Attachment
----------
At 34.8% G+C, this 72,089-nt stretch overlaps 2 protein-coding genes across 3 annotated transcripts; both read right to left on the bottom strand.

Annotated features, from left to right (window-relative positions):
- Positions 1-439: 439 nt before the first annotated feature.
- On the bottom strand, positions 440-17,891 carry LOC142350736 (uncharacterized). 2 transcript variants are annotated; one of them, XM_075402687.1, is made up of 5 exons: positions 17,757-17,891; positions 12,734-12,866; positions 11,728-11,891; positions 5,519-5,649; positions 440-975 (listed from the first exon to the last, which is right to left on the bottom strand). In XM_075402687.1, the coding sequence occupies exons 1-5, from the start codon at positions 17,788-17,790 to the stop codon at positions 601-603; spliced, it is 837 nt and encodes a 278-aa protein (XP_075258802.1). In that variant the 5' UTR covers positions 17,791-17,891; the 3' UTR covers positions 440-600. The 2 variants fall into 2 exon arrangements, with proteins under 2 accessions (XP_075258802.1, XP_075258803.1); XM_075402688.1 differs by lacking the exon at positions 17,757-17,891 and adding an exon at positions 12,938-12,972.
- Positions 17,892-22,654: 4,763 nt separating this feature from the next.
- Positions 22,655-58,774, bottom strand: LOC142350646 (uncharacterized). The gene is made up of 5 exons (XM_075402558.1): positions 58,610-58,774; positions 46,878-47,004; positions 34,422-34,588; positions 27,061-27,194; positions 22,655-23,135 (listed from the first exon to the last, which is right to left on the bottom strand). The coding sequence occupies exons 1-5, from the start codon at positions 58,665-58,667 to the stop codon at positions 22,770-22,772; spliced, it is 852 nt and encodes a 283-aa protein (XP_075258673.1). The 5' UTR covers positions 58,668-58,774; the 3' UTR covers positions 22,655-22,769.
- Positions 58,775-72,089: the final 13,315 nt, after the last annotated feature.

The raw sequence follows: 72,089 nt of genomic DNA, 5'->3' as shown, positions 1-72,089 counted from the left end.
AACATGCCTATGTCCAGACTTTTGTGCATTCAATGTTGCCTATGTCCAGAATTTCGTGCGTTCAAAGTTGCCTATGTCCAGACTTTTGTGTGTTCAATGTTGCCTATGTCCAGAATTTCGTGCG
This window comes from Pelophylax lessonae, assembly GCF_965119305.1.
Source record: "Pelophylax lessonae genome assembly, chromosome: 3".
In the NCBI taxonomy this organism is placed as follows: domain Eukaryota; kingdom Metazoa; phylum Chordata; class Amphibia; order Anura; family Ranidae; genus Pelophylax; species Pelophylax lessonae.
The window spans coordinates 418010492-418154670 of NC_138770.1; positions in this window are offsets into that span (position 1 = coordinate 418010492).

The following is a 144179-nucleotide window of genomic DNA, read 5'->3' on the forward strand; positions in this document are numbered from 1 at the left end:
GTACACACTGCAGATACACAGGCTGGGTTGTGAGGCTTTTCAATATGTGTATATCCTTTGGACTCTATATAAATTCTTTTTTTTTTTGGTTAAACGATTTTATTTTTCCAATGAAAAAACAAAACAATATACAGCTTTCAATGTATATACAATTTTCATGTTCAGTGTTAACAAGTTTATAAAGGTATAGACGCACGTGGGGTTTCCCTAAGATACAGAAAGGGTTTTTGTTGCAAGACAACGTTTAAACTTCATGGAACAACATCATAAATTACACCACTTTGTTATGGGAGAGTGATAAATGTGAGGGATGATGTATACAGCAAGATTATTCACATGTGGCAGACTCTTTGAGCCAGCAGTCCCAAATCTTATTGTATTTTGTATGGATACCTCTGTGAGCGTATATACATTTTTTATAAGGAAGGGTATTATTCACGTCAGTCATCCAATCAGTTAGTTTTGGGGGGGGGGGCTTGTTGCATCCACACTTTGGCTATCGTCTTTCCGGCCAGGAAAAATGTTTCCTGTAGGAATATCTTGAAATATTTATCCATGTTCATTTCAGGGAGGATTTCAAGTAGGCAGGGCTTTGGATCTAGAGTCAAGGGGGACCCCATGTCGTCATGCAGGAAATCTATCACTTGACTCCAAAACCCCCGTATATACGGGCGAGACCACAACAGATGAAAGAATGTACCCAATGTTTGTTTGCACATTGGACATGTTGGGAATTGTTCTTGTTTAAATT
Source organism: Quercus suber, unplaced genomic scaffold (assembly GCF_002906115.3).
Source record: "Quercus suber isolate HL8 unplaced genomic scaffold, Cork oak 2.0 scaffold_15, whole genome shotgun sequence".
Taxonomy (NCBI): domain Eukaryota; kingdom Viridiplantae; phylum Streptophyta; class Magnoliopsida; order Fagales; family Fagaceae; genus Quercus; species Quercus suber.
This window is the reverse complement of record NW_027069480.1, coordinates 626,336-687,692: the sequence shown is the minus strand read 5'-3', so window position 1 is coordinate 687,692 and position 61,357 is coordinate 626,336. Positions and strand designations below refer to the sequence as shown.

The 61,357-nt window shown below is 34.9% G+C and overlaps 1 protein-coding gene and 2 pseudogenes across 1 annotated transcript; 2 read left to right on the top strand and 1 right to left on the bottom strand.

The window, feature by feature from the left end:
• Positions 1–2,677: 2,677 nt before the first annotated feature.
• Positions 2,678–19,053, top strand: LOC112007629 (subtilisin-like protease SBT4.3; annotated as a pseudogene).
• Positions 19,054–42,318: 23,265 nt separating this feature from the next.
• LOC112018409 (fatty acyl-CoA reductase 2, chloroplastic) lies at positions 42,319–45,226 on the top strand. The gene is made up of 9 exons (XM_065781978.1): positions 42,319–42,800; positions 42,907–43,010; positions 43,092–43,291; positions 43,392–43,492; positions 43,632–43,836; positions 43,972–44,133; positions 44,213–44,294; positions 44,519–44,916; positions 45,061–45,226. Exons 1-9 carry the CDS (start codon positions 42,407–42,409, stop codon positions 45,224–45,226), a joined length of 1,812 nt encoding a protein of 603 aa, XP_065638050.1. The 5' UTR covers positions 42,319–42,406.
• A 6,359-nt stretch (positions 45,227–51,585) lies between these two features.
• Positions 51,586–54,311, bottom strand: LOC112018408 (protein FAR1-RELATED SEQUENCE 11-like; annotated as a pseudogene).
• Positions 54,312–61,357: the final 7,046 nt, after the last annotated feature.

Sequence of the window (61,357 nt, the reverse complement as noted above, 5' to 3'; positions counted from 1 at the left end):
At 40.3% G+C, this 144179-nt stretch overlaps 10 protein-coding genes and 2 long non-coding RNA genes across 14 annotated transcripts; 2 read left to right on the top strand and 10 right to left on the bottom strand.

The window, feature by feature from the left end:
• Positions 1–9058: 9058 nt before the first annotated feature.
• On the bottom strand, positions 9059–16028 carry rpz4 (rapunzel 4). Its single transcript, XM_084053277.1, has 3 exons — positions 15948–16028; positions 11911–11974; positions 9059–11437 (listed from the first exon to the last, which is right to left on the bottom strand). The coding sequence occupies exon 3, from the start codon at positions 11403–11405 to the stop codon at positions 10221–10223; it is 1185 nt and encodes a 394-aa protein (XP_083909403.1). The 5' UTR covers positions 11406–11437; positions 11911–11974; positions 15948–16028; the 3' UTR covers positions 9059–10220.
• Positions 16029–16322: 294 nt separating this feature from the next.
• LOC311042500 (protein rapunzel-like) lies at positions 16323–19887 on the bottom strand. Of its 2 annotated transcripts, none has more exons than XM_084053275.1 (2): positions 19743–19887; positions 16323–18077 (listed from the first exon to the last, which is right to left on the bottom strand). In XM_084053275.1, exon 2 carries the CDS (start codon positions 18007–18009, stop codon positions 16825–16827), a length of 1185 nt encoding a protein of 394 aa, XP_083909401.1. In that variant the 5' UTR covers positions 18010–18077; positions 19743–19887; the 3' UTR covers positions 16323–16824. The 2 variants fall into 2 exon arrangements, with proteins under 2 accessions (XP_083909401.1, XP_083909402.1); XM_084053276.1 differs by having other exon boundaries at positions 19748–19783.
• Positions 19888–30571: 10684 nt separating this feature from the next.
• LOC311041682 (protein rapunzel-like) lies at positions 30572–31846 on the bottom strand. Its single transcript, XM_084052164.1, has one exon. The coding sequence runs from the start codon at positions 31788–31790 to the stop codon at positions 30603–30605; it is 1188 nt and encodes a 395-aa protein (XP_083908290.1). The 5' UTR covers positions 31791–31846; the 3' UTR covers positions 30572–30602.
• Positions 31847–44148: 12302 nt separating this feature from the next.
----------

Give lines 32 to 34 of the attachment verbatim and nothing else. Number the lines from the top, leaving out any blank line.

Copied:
• Positions 1–9058: 9058 nt before the first annotated feature.
• On the bottom strand, positions 9059–16028 carry rpz4 (rapunzel 4). Its single transcript, XM_084053277.1, has 3 exons — positions 15948–16028; positions 11911–11974; positions 9059–11437 (listed from the first exon to the last, which is right to left on the bottom strand). The coding sequence occupies exon 3, from the start codon at positions 11403–11405 to the stop codon at positions 10221–10223; it is 1185 nt and encodes a 394-aa protein (XP_083909403.1). The 5' UTR covers positions 11406–11437; positions 11911–11974; positions 15948–16028; the 3' UTR covers positions 9059–10220.
• Positions 16029–16322: 294 nt separating this feature from the next.